The Bulgarian government on Wednesday (January 15) withdrew its application for EU funds to build a motorway through Kresna gorge – a protected nature area – in a significant victory for the local communities and irreplaceable nature in the area.
Desislava Stoyanova from Za Zemiata/Friends of the Earth Bulgaria said: "After years of campaigning, the Bulgarian government has stopped trying to finance its catastrophic motorway with EU money. Perfectly good alternative routes exist outside the gorge which would spare the community and irreplaceable protected nature inside it. However, Prime Minister Borisov remains committed to building this section of the motorway through the EU-protected gorge – so we are calling on the EU Commission to launch an infringement procedure against the Bulgarian government to make sure Kresna gorge is saved."
However, NGOs are urging the European Commission not to abdicate responsibility for ensuring the motorway does not pass through the gorge. The motorway in its entirety remains a priority EU project, built with EU funds up to either end of the gorge, causing an overload of traffic that is damaging nature and causing a huge spike in road deaths. The stretch of road has one of the highest rates of road accidents in the country.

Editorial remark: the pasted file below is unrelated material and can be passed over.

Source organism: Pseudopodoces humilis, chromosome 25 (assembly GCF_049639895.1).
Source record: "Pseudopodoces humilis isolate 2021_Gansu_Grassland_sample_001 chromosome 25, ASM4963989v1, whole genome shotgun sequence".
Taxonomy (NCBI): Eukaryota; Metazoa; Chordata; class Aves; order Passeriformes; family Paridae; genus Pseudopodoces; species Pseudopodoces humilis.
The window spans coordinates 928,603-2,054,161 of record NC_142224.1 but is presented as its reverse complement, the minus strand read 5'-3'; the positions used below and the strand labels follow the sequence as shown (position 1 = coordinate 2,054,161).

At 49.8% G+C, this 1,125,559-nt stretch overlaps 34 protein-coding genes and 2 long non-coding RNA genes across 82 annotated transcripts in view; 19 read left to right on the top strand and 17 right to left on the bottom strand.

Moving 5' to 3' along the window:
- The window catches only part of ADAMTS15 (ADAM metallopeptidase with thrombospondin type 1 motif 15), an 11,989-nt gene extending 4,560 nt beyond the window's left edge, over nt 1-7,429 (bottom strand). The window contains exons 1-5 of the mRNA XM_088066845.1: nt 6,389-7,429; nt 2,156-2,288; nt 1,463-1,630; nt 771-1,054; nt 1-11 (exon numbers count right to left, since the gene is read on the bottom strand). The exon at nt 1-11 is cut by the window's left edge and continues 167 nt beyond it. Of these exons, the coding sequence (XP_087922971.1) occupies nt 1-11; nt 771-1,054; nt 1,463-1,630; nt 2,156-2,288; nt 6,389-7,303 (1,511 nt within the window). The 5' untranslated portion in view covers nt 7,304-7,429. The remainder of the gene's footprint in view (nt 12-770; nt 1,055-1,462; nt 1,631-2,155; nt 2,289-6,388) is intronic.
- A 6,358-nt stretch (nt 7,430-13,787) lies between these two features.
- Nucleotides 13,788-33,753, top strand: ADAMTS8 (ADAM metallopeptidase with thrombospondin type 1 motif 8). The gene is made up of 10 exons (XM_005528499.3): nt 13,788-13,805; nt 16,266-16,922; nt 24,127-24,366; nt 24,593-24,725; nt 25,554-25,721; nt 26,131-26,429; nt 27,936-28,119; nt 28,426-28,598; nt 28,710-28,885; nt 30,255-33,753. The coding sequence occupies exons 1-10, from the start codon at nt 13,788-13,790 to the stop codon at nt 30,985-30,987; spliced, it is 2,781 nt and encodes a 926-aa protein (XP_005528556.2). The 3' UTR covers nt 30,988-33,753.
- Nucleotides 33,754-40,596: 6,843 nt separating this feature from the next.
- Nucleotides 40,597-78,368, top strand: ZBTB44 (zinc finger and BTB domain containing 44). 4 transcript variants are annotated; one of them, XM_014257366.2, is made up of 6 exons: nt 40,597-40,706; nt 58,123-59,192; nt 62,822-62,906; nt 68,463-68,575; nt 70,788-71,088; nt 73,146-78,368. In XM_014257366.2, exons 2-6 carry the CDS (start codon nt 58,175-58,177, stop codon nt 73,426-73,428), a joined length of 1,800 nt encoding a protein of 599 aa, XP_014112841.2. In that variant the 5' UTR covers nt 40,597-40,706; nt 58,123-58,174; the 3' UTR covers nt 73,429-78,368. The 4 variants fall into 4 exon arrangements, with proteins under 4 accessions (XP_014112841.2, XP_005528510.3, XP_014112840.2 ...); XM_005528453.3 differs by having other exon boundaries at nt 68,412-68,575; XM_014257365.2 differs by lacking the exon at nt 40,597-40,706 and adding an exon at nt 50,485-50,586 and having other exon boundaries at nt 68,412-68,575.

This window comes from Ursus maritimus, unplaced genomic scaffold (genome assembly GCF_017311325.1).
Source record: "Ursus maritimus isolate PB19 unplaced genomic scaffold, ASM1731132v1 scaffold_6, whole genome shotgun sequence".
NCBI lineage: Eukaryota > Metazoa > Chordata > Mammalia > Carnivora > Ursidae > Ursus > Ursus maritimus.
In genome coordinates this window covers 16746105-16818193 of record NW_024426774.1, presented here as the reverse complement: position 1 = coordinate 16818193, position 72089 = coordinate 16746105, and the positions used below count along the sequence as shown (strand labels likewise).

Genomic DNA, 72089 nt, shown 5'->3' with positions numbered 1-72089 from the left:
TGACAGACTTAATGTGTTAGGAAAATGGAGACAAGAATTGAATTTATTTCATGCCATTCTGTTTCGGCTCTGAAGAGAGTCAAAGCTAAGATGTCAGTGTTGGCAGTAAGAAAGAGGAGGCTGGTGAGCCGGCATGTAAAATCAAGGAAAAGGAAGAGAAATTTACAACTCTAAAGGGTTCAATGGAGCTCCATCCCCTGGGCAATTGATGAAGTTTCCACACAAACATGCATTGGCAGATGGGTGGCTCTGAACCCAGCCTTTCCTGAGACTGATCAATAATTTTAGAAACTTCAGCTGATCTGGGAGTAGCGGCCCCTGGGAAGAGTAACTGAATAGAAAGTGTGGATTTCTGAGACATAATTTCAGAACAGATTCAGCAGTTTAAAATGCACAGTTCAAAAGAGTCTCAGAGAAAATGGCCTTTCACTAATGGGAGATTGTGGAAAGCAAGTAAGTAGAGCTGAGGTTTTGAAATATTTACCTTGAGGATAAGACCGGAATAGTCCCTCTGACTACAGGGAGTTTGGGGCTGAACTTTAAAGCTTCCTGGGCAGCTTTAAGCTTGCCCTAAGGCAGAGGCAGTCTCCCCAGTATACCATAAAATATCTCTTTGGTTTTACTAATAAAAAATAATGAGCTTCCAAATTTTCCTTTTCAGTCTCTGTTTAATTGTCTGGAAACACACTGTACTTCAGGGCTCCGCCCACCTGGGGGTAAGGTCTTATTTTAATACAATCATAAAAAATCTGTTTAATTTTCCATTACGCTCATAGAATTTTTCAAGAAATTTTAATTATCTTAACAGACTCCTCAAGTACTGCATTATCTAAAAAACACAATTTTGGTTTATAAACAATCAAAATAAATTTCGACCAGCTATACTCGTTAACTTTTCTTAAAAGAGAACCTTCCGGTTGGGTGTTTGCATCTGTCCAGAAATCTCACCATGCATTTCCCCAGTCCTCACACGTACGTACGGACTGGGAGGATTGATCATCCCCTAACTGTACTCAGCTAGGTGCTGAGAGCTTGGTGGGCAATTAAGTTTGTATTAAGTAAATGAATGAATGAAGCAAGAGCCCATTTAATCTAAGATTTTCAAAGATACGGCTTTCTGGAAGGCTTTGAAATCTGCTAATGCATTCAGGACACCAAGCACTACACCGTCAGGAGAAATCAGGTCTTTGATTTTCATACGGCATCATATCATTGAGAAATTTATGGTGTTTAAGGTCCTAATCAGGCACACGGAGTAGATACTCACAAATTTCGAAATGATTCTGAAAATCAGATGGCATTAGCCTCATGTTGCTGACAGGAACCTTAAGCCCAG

Ewelina Tylec-Bakalarz, a lawyer from ClientEarth, said: "It is very good news for EU citizens that European funds will not be supporting this harmful project. Now is the moment for the Commission to focus on the Bulgarian government's failure to address breaches of the Habitats Directive."
The Bulgarian government's decision comes after the EU Commission raised serious concerns about the project when the funding application was submitted, on the grounds that it would destroy local protected nature in a breach of the EU Habitats directive. It follows years of attempts of European NGOs - CEE Bankwatch Network, ClientEarth, Friends of the Earth Europe and Za Zemiata and other Bulgarian environmental groups - to draw attention to the Kresna gorge crisis, including a complaint to the European Commission.
The decision comes shortly after the European Commission launched its European Green Deal, which includes plans for a new strategy to tackle biodiversity loss.